Wine Fest takes over Emery Village

Hundreds came out to celebrate the harvest, wine, food and family for the First Annual Wine Fest in Humber Summit. Sept. 14th. Both Plunkett and Satterly Roads (near Islington and Steeles Ave.) were closed for kids, strollers, food vendors, and musical performances. Everything from Rhythm and Blues to traditional Italian accordion music and rock filled the air that day. Among the smiling faces and music the busiest tent that day had to be the one reserved for wine tasting where free wine samples were given out. Many famous Canadian wineries were represented at the tent including Macedo Wineries, Majestic Wines, Vineland Estates, Colio, Bottega and others.

“The people living here were so pleased that they were recognized by the community and that the Emery Village BIA would choose to host it here…they were honestly humbled by it” according to Tony DaVersa, Chair of Humber Summit and one of the event organizers. Pictures of the event, available online at tell it all — lots of smiles and sunshine. Some of the best shots are of a Lucielle Ball look-a-like and children standing in oak barrels of grapes doing traditional wine stomping, their legs covered in purple juice. When it comes to hosting outside events – especially with a first annual event – weather was something that made the Wine Fest organizers nervous.

“We were monitoring the weather reports each day leading up to it” says organizer Adriano Sanna. “We were keeping our fingers crossed. In the end, I couldn’t believe how lucky we were to get the weather we did”. In fact, Sept. 14th 2013 turned out to be a perfect sunny day bookended by days of rain – a meteorological miracle is how it seemed to the planners. “You can do the best just possible putting an event like this together, and if it rains and it’s windy, even with rain tents, it won’t work that well, weather is everything” says Sandra Farina of the Emery Village BIA. It had been cooler in the first 2 weeks of September than it is normally, and predicting outside weather for anyone planning a simple BBQ these days is becoming increasingly difficult.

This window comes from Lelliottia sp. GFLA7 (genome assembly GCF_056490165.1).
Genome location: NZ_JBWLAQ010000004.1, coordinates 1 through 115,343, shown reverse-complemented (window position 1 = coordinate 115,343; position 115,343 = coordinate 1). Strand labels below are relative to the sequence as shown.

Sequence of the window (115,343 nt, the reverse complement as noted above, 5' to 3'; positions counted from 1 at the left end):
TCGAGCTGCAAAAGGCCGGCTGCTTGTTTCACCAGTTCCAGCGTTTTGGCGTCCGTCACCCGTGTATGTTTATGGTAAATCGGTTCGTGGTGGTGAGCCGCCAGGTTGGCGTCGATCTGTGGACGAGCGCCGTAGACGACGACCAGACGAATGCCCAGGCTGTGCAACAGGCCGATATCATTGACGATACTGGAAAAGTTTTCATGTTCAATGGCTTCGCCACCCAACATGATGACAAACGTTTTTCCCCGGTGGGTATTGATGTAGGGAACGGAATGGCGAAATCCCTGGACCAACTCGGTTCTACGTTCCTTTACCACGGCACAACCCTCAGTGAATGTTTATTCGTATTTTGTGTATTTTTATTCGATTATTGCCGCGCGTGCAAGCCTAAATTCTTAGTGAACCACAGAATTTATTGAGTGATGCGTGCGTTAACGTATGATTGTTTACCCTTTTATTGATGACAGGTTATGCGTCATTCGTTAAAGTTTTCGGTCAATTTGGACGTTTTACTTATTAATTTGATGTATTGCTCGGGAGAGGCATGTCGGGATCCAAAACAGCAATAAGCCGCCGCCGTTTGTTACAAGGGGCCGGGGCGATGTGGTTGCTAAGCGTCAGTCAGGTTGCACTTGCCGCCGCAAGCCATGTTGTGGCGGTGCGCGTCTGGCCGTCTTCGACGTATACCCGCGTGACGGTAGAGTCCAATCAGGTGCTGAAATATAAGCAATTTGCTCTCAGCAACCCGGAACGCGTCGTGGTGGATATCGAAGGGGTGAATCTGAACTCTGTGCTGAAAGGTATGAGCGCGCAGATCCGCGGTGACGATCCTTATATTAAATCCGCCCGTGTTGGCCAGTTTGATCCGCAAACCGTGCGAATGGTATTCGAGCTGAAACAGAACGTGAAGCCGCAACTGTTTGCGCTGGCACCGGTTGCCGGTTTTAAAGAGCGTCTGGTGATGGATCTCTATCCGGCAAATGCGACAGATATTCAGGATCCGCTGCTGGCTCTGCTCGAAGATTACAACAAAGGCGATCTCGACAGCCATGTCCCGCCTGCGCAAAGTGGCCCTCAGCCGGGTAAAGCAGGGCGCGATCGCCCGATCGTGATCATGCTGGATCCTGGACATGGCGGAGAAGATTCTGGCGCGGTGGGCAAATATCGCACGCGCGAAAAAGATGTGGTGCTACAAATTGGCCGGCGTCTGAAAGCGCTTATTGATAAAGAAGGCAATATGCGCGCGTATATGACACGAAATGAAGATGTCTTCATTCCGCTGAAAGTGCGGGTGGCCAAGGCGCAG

Food was a big part of the event and many local restaurants participated — everything from African to Italian food. “Dominic’s Meats” was busy serving steak on a bun while Capri Bakery had traditional Italian fare. It seemed to be all there, right down to the hotdogs. Freshly squeezed grape juice courtesy of a traditional grape press with local seniors volunteering produced something to drink that you just can’t fine every day.

“I loved the day”, gushed Sarah Fazio, a Wine representative with Bottega Wines. “It turned out to be amazing”. Sarah was one of 8 people who worked 8 hours non-stop in the wine tent serving wine samples: whites, reds, chardonnays, Italian, Portuguese, and Niagara region wines were represented. The Macedo wine reps, besides letting the wine flow in the tent, were especially busy in the days leading up to Wine Fest. Daisy Macedo and her sisters got a van and lugged barrels and grapes to TV and radio studios across the city to promote the event and had grape stomping demonstrations on Breakfast Television, the Global Morning Show, NewsTalk 1010 with John Tory, The Dean Blundell Show on Edge 102.1 and Sportsnet Radio the Fan 590. Suddenly, everyone was talking about a Toronto-based wine festival and saying “Emery Village” — which was the point too, say organizers. And when others talk up what you are doing, it certainly had an impact on skeptical locals who had never seen anything like this before in their own neighborhood. The media activity started to get them revved up too in the days prior.

The purpose of the Wine Festival was not just to celebrate with an outdoor event, but to also officially launch the streetscape makeover of Plunkett and Satterly Road which saw the installation of new antique-style lamp posts, new Emery Village logoed steel benches, new parking inlays and new trees, new sidewalks, new historic markers and more greenery including flower beds. The entire makeover works well with the neat, well-kept 1960’s era bungalows that line the street. Michelle Krystal, a wine fest volunteer, who spent hours getting her “smart serve” certificate in order to help out serving the wine samples took notice. “I had no idea what to expect because I’m not a resident, but it was a perfect family day and the streets here just look beautiful” she said.

“It’s so wonderful I could cry” said one Wine fest-goer who lives nearby but wouldn’t give her name. Luce at Il Lupo restaurant also seemed pleasantly surprised by it all. “It was good” said Luce beaming.

“You want the truth?” asked, Tony D’AVERSA. “The residents here honestly didn’t believe that we were going to pull it off and make it happen, but we did”.